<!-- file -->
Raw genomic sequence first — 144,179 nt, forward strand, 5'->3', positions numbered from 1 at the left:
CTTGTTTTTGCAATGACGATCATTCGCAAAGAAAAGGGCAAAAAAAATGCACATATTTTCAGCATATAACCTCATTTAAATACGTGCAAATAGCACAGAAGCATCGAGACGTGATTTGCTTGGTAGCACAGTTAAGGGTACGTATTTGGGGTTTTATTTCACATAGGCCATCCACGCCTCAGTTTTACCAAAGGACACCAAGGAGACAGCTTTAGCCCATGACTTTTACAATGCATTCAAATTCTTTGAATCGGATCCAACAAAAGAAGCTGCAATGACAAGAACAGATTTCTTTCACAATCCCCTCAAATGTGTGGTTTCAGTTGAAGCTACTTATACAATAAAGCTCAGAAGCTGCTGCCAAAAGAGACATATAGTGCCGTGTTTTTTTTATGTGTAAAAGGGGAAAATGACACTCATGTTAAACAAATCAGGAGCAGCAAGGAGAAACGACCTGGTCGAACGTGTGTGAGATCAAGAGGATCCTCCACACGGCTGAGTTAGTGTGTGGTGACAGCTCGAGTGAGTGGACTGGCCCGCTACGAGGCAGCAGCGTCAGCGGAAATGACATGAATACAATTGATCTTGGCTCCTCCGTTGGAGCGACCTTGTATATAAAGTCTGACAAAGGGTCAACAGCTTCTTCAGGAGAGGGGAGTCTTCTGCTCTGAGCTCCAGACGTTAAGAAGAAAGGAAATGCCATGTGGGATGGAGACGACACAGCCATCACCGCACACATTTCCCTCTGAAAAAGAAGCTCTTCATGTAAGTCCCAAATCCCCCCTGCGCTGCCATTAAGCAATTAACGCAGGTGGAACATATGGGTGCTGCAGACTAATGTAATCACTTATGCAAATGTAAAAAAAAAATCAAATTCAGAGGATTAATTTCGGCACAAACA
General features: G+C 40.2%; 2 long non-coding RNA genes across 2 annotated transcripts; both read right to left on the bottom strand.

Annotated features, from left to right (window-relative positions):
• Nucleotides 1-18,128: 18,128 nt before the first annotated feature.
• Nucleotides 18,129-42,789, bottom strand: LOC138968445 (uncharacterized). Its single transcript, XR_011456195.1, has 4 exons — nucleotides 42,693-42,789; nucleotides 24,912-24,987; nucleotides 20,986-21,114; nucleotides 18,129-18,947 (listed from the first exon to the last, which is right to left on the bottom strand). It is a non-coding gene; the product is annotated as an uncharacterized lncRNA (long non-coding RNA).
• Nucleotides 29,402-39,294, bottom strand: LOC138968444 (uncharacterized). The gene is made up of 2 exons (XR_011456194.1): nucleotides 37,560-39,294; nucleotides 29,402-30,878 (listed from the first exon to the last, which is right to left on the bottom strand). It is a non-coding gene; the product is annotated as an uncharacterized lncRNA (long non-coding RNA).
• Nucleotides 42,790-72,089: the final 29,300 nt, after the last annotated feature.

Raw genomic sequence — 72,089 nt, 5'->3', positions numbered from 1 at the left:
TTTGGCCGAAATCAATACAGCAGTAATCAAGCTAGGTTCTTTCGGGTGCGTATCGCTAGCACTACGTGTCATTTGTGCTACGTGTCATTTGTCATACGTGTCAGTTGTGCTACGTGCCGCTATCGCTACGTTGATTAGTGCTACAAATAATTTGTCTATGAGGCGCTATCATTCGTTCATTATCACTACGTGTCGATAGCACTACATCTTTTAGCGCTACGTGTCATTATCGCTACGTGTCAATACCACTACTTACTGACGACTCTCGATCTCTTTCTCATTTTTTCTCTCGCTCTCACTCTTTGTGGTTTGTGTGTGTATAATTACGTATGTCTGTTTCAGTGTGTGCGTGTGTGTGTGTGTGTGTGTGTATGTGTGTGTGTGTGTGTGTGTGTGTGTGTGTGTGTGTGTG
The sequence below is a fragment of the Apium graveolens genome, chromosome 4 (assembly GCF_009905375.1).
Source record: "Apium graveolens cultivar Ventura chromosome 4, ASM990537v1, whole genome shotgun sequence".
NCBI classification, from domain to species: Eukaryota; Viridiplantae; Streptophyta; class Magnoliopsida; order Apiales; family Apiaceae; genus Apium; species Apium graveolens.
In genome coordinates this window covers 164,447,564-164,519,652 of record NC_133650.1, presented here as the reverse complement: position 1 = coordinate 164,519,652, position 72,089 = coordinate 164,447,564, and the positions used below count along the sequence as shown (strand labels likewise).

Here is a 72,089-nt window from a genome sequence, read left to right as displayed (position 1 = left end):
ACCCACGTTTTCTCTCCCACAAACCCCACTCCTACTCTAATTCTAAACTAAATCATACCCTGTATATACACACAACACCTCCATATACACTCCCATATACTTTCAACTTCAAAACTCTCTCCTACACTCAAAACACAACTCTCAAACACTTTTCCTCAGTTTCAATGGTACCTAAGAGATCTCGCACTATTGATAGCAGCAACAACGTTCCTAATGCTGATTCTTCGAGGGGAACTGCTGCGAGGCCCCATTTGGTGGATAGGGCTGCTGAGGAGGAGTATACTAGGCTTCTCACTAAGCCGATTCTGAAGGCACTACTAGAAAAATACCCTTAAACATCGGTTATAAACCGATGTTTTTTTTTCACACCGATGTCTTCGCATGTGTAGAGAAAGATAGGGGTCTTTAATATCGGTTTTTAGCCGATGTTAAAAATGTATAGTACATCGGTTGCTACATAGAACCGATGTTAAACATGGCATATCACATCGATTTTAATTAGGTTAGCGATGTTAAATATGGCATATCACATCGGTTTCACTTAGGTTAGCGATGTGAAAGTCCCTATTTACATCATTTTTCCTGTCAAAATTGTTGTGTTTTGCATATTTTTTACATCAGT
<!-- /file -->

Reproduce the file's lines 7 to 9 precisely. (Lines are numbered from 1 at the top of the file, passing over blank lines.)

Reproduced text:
• Nucleotides 29,402-39,294, bottom strand: LOC138968444 (uncharacterized). The gene is made up of 2 exons (XR_011456194.1): nucleotides 37,560-39,294; nucleotides 29,402-30,878 (listed from the first exon to the last, which is right to left on the bottom strand). It is a non-coding gene; the product is annotated as an uncharacterized lncRNA (long non-coding RNA).
• Nucleotides 42,790-72,089: the final 29,300 nt, after the last annotated feature.

Raw genomic sequence — 72,089 nt, 5'->3', positions numbered from 1 at the left: